His Story and the History of the Church | An Interview with Dr. Glenn W. Olsen, author of "Beginning At Jerusalem"
His Story and the History of the Church | An Interview with Dr. Glenn W. Olsen, author of Beginning At Jerusalem
Dr. Glenn Olsens Beginning
at Jerusalem: Five Reflections on the History of the Church (Ignatius Press, 2004) is
a profound and challenging reflection on the history of the Church and
what Catholics need to learn from the past. Dr. Olsen is Professor of
History at the University of Utah and has a Ph.D. in the history of the Middle Ages.
He has contributed numerous articles to many historical journals, including Communio and Logos,
and is also the author of the book Christian Marriage: A Historical Study
How did this book develop and what criteria did you use in dividing the
history of the Church into five epochs?
Dr. Olsen: The Weathersfield Institute of New York City
asked me to organize and direct fifty lectures on the history of the Church,
to be given in Manhattan ten a year during the last five years of the
second millennium. The Institute divided the history of the Church into
five epochs. The tenth lecture each year was to be a reflection on the
significance of the epoch covered that year. As I say in the Preface to
the book, I decided to give this final lecture each year myself, and these
lectures lie behind my book, Beginning at Jerusalem: Five Reflections
on the History of the Church.
IgnatiusInsight.com: Beginning at Jerusalem addresses
some of the limitations and failures of many contemporary histories of
the Church. What are those limitations and failures? How have they misinformed
or skewed our understanding of the Churchs past?
Dr. Olsen: Following on the growth of belief in progress
during the eighteenth century, most histories, Church or not, have told
a tale of progress. Already in the nineteenth century certain intellectuals
called such a presentation in question, but this seems not to have affected
either very many historians or the general populace. Most histories still
tell some version of a story of the progress of the race, often through
the development of science, democracy, or some not specifically Christian
vehicle. Such a tale seems to me far from the Christian message which,
properly told, is not about success as usually understood at all.
When the Son of Man came to earth, he was killed. The triumph over death
he achieved was rooted in suffering and being misunderstood or betrayed
by those closest to him. Even the greatest historical "successes"
of the Church have not rooted out evil, and every generation has to take
up its cross. We are not at all assured that whatever triumph Christianity
will have will be historical. Indeed, one of the most poignant moments
in Scripture is when the query is made whether when Christ returns he
will find anyone faithful.
Any thoughtful person understands that history is not progressive in the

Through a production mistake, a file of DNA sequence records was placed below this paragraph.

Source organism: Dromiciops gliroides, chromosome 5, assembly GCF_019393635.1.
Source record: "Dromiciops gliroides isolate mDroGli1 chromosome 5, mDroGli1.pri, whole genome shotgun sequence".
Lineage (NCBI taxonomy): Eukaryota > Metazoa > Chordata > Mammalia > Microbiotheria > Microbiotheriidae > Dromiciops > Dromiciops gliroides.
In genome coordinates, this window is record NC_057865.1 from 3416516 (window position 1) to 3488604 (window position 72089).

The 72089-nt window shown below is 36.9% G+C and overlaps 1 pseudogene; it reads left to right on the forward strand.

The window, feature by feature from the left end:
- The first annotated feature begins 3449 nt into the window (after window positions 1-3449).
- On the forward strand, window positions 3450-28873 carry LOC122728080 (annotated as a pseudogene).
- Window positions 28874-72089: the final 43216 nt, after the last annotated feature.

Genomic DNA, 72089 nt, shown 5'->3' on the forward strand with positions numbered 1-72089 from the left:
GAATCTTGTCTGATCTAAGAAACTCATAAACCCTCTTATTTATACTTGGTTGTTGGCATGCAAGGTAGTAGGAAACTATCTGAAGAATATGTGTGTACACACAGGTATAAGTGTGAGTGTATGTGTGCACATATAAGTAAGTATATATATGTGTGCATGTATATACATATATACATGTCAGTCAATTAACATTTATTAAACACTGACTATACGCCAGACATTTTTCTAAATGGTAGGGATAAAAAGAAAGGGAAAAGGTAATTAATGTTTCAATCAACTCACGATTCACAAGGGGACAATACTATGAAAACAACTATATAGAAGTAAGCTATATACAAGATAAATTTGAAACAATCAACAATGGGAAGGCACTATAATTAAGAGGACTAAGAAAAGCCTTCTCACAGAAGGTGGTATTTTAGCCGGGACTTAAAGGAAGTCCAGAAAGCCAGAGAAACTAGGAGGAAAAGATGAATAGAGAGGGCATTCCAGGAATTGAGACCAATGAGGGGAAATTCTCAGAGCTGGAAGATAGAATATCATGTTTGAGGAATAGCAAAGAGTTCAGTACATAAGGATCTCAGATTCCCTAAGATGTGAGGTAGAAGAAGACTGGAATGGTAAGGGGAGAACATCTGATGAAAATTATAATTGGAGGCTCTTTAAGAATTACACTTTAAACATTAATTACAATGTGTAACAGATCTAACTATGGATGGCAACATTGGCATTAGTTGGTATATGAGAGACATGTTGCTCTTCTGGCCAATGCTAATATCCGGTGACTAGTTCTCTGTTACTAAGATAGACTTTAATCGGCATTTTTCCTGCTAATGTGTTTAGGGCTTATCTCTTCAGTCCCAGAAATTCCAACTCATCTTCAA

way that the thinkers of the Enlightenment thought. It is always lived
in the shadows, that is, without enough light to come close to understanding
ones own time. We live in a mystery. Most people in fact are probably
double-minded as to whether any general form of progress occurs. If something
specific is asked, perhaps whether children are becoming better, youths
more learned, public spaces more beautiful, or the world safer they will
express their doubts and reservations. And yet from their earliest days
they have imbibed the notion that mankind progresses, and they will in
their unthinking moments assume or fall back on this idea.
It seems to me that history is not about success or failure in any pure
sense. All historical successes breed failure, are mixed, and often what
seems failure is preparation for heroic exertion. Christians are not asked
to succeed, but to be faithful. Certainly Christianity does not aim intentionally
at failure, but the thoughtful Christian understands that there are more
important things than prospering in this world.
Thus the perky and optimistic narratives that tell Church history, especially
American Church history, are as superficial as the telling of the national
tale itself has been. They often imply that we are the lords of history,
that is that first we plan, then we work, and then we succeed. They have
little sense that God is the Lord of history, and that often we plan and
work, and then things turn out in completely unsuspected ways. To use
the technical terms, most contemporary history, religious or not, is written
according to rational and teleological categories. This latter means that,
the historian knowing how things turned out, the story is written to make
this conclusion inevitable. But the participants in events never know
how things will turn out, are in the dark. A history that does not convey
human anxiety and uncertainty tells a lie about what it is to be human.
In sum, what we need are more histories which actually portray humans
as the Christian tradition says they are, saints and sinners, wanting
good and doing evil, always more or less in the dark.
It is almost a terrible joke to take up the last part of your question,
about how people are misinformed about the Churchs past. Virtually
every time I hear someone begin to speak about Crusade or Inquisition
I will hear nonsense, and rare is intelligent presentation of even recent
subjects, say the pontificate of Pius XII. I hardly ever come on someone
historically well informed. I hasten to add that I will be eternally grateful
for a certain nun who insisted my children learn Church history well,